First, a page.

• Practice all in/all out animal flow, and avoid resorting, mixing, or moving pigs after placement.
  • Provide adequate space, minimize overstocking of pens, and remove affected pigs if they do not respond to treatment.
  • Implement a herd health program that minimizes Mycoplasma and bacterial coinfections.
  • Closely manage your operation to minimize stressors, such as out-of-feed events.

Remember, if you suspect PCVAD on your farm, you should consult your veterinarian and confirm the diagnosis through laboratory testing.

Are effective vaccines available?

A PCV2 vaccine for use in sows and gilts has been available in France and Germany for about two years. In one study from the first country, the weaning to slaughter mortality rate dropped from 11.0% to 7.7% in 15 herds where the vaccine was used. In the second country, the birth to slaughter mortality rates in 38 herds where the vaccine was used dropped from 28.7% to 17.9%. In each of these studies the results were compared before and after the use of the vaccine, so it could be that in some herds the performance might have improved in the absence of vaccination. Nevertheless, the information from several French practitioners suggests that the vaccine is frequently useful to prevent losses associated with PCVAD.

Similarly, results obtained in Canada and the US with pig vaccines, both commercial and experimental, suggest that these vaccines are efficacious. The field information gathered to date indicates that losses have been reduced by about 50% in some cases, while in others a total elimination of PCVAD losses has been observed. In fact, in Quebec, there are even situations where the performance after vaccination appears to be better than it was before the PCVAD outbreak. This would tend to suggest that in the past some losses may have been associated to PCVAD without being recognized as such.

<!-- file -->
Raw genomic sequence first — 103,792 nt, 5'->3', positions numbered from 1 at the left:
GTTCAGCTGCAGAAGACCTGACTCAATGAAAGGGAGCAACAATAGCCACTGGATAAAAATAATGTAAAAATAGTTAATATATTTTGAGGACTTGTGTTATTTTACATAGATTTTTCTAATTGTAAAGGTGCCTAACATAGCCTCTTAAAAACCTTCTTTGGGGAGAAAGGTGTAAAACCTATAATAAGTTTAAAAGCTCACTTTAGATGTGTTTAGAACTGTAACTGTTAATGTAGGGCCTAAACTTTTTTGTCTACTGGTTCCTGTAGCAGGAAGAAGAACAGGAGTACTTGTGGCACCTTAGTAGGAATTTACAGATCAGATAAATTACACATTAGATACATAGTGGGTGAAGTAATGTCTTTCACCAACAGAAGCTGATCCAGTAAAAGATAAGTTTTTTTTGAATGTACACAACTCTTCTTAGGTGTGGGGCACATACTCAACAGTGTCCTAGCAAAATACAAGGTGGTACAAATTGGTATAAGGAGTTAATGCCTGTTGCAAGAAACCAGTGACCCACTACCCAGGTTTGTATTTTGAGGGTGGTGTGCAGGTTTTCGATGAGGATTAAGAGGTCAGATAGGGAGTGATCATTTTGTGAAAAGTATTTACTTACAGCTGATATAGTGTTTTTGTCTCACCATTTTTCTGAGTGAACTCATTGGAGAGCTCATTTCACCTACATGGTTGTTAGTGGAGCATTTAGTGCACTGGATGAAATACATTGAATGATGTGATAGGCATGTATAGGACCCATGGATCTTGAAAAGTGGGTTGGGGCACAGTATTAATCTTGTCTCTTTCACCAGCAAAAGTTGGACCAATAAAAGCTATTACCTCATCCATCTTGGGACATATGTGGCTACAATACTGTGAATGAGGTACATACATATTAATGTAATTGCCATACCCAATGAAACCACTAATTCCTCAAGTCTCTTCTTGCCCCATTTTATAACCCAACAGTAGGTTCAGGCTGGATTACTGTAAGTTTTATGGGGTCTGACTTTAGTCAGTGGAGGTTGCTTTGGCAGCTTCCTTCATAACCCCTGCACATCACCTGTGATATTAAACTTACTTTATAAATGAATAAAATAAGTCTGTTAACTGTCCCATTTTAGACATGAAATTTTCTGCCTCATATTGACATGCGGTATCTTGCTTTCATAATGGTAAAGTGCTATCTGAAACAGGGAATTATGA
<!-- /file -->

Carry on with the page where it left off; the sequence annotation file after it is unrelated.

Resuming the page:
There are now licensed PCV2 vaccines in the US and preliminary reports from veterinarians and producers indicate promising results. Two available vaccines are:

Suvaxyn PCV2 by Ft. Dodge is a one dose product used for the vaccination of healthy pigs 4 weeks of age or older as an aid in the prevention of Porcine Circovirus Type 2 (PCV2) viremia and aid in the control of lymphoid depletion caused by PCV2.

Ingelvac CircoFLEX by Boehringer is a single dose porcine circovirus vaccine that can be administered to pigs 3 weeks of age and older to help prevent PCVAD. Ingelvac CircoFLEX aids in the reduction of lymphoid depletion, inflammation and colonization of lymphoid tissue, viremia and nasal shedding of virus associated with Porcine Circovirus Type 2 (PCV2).

Should I be vaccinating?

If you have experienced problems in the past due to Circovirus 2 then vaccination may reduce future losses. It is important that a firm diagnosis be established before beginning a vaccination program. Work with your veterinarian and diagnostic lab to establish a diagnosis. Just because your pigs are positive for Circovirus 2 on a blood test does not mean that the virus is causing losses. Generally, only when Circovirus associated disease is diagnosed and presence of virus confirmed should vaccination be considered. Additional indications for vaccination include high- risk animals or very valuable stock. Remember, that stress reduction through proper housing, nutrition, and biological risk management form the cornerstones of pig health.